Germany has suspended free movement at its borders for three weeks starting on Monday to avert threats to this month’s G7 summit.
Police have powers to stop passengers at Germany’s nine land borders as Schengen free travel rules are temporarily stopped.
The aim is to “prevent the arrival of potential violent criminals” as some of the world’s most powerful people travel to Germany, the interior ministry said.
About 18,000 police will be deployed to protect leaders including US President Joe Biden and French President Emmanuel Macron when they assemble at a castle in the Bavarian Alps from June 26-28. Police have set up camp in what was the skiing venue for the 1936 Winter Olympics in Garmisch-Partenkirchen.
Protests are expected during the three-day gathering, and Bavarian police say security services are monitoring “attempts to mobilise” by left and right-wing extremists.
There were minor clashes between police and protesters when the same venue, Schloss Elmau, hosted leaders including Angela Merkel and Barack Obama during Germany’s last turn at the G7 presidency in 2015.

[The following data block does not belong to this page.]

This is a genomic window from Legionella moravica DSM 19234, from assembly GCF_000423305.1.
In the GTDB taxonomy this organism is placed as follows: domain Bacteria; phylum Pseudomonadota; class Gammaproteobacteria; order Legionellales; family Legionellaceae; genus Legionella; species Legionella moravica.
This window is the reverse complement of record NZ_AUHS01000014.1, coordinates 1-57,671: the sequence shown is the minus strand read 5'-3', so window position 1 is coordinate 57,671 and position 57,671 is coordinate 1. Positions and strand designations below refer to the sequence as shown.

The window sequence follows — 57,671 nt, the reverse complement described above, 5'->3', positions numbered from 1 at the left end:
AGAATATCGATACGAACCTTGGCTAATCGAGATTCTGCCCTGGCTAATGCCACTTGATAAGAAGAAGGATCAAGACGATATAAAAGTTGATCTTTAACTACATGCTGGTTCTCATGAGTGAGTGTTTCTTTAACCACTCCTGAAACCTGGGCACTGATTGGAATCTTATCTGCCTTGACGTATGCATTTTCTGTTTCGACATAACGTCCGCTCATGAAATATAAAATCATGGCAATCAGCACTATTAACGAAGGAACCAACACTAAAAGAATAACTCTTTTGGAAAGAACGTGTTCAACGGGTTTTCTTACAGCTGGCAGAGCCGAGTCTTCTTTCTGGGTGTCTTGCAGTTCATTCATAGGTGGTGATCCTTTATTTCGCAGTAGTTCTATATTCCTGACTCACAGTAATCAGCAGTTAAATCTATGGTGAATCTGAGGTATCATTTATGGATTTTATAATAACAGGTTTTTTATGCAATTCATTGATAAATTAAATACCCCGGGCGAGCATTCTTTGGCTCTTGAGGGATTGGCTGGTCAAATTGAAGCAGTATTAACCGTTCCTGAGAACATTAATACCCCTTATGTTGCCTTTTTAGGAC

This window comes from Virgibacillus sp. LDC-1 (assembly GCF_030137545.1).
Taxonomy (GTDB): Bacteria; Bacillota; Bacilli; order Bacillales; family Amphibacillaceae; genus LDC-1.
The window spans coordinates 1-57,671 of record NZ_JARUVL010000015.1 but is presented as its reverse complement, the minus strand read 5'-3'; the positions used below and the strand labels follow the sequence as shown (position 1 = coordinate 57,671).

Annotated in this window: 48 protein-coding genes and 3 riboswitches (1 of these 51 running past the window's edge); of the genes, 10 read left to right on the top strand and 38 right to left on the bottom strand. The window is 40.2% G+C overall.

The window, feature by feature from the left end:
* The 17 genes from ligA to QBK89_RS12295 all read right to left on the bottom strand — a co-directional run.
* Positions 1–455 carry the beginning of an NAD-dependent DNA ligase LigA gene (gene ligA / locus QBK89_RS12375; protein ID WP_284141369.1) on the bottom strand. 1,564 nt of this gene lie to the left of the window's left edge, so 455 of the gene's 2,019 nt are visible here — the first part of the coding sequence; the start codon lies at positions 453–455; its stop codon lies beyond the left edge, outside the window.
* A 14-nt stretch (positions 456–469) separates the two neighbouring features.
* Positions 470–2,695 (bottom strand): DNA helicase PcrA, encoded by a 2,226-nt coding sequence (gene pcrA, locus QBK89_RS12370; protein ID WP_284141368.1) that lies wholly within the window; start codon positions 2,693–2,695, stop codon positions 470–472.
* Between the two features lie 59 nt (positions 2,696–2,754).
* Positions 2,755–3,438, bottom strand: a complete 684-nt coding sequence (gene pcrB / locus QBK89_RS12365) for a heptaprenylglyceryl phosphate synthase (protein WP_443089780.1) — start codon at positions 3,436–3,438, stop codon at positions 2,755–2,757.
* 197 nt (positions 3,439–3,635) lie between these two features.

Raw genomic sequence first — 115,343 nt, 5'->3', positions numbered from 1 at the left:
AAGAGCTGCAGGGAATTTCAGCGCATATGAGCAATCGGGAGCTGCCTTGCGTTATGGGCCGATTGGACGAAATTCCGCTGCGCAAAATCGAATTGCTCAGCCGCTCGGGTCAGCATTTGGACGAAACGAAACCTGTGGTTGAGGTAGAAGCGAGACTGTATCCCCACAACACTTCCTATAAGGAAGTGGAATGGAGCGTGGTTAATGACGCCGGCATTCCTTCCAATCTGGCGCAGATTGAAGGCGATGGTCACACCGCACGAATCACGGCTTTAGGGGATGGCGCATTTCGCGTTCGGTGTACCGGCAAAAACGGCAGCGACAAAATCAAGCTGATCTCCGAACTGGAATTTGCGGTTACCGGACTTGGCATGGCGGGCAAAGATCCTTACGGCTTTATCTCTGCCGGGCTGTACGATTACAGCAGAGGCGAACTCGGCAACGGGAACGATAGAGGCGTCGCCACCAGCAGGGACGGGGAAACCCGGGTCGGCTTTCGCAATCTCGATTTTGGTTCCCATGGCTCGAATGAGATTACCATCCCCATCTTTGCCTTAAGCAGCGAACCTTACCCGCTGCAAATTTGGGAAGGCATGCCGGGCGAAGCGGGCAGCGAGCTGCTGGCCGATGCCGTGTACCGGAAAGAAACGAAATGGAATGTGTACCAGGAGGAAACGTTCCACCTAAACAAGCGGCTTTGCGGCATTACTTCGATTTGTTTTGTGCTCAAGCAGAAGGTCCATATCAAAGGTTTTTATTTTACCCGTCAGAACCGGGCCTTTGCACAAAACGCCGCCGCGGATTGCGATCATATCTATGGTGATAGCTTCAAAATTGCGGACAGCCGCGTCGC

Two years later there was more serious street violence at a G20 summit in Hamburg, where German Chancellor Olaf Scholz was mayor at the time and was criticised over the chaos.
Climate activists and left-wing groups have called a mass demonstration in Munich, the nearest major city to Schloss Elmau, the day before this year’s summit begins and are hoping for tens of thousands to take part.
Border checks will only take place at certain times and locations but passengers should expect disruption to cross-border traffic, the interior ministry said.
Thomas Haldenwang, the head of Germany’s domestic intelligence service, said last week that his agency was working with colleagues in other countries to avert threats to the G7.
Schengen rules allow countries to temporarily bring in border checks if there is a “serious threat to public policy or internal security”.
This was invoked by members of the European Union during the coronavirus pandemic, but also due to other threats such as terrorism and organised crime.
EU law says the checks should be a last resort and kept to a “bare minimum”. Germany’s special rules will last until July 3.